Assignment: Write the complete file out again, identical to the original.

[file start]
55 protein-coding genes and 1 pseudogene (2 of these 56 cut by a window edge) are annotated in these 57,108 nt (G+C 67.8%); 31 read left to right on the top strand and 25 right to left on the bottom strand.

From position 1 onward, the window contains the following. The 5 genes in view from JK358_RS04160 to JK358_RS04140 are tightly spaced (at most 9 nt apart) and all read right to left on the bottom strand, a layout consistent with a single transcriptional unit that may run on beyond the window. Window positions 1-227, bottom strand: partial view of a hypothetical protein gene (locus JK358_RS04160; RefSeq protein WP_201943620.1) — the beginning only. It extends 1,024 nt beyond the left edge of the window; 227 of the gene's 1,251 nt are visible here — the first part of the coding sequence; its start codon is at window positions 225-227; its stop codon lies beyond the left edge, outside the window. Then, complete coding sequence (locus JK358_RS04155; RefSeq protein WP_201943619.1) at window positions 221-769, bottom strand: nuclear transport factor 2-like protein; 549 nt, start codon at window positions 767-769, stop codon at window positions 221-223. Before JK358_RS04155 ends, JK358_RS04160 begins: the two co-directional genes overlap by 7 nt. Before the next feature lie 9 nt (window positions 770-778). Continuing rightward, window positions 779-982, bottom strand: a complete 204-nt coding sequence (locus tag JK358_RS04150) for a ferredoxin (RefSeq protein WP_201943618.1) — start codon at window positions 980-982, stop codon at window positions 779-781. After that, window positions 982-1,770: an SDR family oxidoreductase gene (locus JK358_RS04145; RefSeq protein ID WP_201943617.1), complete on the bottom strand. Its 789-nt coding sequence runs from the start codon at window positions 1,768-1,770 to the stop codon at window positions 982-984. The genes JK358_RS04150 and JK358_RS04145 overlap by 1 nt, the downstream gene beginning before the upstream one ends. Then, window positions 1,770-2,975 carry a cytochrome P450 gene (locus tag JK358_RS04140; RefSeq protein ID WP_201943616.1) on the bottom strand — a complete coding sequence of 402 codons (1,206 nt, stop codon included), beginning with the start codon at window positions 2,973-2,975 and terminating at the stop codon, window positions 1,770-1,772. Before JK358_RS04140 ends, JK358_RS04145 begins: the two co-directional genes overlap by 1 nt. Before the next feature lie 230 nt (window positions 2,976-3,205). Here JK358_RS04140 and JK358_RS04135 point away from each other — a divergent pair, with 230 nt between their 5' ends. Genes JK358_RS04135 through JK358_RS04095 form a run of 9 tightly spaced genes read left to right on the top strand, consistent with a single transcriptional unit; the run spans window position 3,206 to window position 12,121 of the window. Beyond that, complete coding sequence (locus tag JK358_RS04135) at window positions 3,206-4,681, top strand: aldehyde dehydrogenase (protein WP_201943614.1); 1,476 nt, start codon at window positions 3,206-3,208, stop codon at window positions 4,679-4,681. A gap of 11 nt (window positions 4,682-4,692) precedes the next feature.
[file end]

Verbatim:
55 protein-coding genes and 1 pseudogene (2 of these 56 cut by a window edge) are annotated in these 57,108 nt (G+C 67.8%); 31 read left to right on the top strand and 25 right to left on the bottom strand.

From position 1 onward, the window contains the following. The 5 genes in view from JK358_RS04160 to JK358_RS04140 are tightly spaced (at most 9 nt apart) and all read right to left on the bottom strand, a layout consistent with a single transcriptional unit that may run on beyond the window. Window positions 1-227, bottom strand: partial view of a hypothetical protein gene (locus JK358_RS04160; RefSeq protein WP_201943620.1) — the beginning only. It extends 1,024 nt beyond the left edge of the window; 227 of the gene's 1,251 nt are visible here — the first part of the coding sequence; its start codon is at window positions 225-227; its stop codon lies beyond the left edge, outside the window. Then, complete coding sequence (locus JK358_RS04155; RefSeq protein WP_201943619.1) at window positions 221-769, bottom strand: nuclear transport factor 2-like protein; 549 nt, start codon at window positions 767-769, stop codon at window positions 221-223. Before JK358_RS04155 ends, JK358_RS04160 begins: the two co-directional genes overlap by 7 nt. Before the next feature lie 9 nt (window positions 770-778). Continuing rightward, window positions 779-982, bottom strand: a complete 204-nt coding sequence (locus tag JK358_RS04150) for a ferredoxin (RefSeq protein WP_201943618.1) — start codon at window positions 980-982, stop codon at window positions 779-781. After that, window positions 982-1,770: an SDR family oxidoreductase gene (locus JK358_RS04145; RefSeq protein ID WP_201943617.1), complete on the bottom strand. Its 789-nt coding sequence runs from the start codon at window positions 1,768-1,770 to the stop codon at window positions 982-984. The genes JK358_RS04150 and JK358_RS04145 overlap by 1 nt, the downstream gene beginning before the upstream one ends. Then, window positions 1,770-2,975 carry a cytochrome P450 gene (locus tag JK358_RS04140; RefSeq protein ID WP_201943616.1) on the bottom strand — a complete coding sequence of 402 codons (1,206 nt, stop codon included), beginning with the start codon at window positions 2,973-2,975 and terminating at the stop codon, window positions 1,770-1,772. Before JK358_RS04140 ends, JK358_RS04145 begins: the two co-directional genes overlap by 1 nt. Before the next feature lie 230 nt (window positions 2,976-3,205). Here JK358_RS04140 and JK358_RS04135 point away from each other — a divergent pair, with 230 nt between their 5' ends. Genes JK358_RS04135 through JK358_RS04095 form a run of 9 tightly spaced genes read left to right on the top strand, consistent with a single transcriptional unit; the run spans window position 3,206 to window position 12,121 of the window. Beyond that, complete coding sequence (locus tag JK358_RS04135) at window positions 3,206-4,681, top strand: aldehyde dehydrogenase (protein WP_201943614.1); 1,476 nt, start codon at window positions 3,206-3,208, stop codon at window positions 4,679-4,681. A gap of 11 nt (window positions 4,682-4,692) precedes the next feature.